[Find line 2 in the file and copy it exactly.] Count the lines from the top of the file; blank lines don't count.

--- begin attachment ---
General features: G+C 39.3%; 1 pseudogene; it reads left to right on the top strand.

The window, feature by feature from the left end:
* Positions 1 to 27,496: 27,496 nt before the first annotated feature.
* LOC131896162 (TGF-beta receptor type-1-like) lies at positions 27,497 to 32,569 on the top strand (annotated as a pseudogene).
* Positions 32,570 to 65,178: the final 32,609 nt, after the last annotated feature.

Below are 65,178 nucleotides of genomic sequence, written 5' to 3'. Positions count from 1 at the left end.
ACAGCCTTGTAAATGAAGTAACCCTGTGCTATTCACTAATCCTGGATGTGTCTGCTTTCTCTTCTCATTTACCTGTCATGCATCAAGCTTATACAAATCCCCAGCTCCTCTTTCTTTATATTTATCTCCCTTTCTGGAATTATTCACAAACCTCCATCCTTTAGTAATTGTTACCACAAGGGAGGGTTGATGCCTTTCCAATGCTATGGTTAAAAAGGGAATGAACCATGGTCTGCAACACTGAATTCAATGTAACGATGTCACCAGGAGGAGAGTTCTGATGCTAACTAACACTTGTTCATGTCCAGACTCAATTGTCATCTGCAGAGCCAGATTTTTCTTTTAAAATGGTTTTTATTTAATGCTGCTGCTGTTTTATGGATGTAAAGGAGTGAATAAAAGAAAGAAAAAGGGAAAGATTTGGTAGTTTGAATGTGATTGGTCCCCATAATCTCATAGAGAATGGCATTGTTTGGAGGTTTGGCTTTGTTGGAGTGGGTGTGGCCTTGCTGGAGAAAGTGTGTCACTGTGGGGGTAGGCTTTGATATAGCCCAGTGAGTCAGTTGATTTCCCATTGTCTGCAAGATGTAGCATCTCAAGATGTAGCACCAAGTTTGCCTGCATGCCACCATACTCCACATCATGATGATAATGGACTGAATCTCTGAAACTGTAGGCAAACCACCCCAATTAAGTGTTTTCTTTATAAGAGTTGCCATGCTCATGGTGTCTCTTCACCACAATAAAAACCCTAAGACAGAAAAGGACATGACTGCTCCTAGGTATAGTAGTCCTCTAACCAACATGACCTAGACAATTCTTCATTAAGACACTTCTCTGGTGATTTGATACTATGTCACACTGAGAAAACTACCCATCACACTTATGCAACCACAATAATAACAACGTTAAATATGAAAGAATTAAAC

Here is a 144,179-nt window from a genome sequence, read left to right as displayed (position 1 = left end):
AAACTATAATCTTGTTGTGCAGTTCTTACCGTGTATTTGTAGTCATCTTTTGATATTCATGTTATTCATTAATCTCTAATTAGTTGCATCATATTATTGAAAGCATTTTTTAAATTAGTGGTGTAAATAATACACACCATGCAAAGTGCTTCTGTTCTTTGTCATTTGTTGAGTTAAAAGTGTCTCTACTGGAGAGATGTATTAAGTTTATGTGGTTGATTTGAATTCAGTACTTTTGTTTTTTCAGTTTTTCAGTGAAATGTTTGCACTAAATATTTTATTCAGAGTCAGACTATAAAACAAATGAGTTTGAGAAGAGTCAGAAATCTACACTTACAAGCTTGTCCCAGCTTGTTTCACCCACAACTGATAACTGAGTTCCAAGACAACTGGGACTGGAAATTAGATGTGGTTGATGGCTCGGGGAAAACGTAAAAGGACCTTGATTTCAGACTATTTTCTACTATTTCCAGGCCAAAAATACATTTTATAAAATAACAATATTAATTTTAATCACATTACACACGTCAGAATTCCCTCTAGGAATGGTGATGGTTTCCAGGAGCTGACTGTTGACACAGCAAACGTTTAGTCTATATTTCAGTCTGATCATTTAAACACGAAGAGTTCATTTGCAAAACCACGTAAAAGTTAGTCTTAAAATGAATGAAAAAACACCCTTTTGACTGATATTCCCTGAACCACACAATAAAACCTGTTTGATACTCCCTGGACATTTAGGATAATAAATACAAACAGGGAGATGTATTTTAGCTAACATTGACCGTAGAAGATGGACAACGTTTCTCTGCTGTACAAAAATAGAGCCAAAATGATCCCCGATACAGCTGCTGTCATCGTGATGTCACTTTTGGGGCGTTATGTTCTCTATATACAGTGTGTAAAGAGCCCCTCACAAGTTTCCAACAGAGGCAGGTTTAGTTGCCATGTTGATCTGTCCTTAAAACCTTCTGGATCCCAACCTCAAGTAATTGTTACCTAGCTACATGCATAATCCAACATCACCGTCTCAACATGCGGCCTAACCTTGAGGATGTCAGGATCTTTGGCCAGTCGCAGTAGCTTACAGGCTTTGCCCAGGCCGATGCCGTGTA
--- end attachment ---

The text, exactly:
The window, feature by feature from the left end: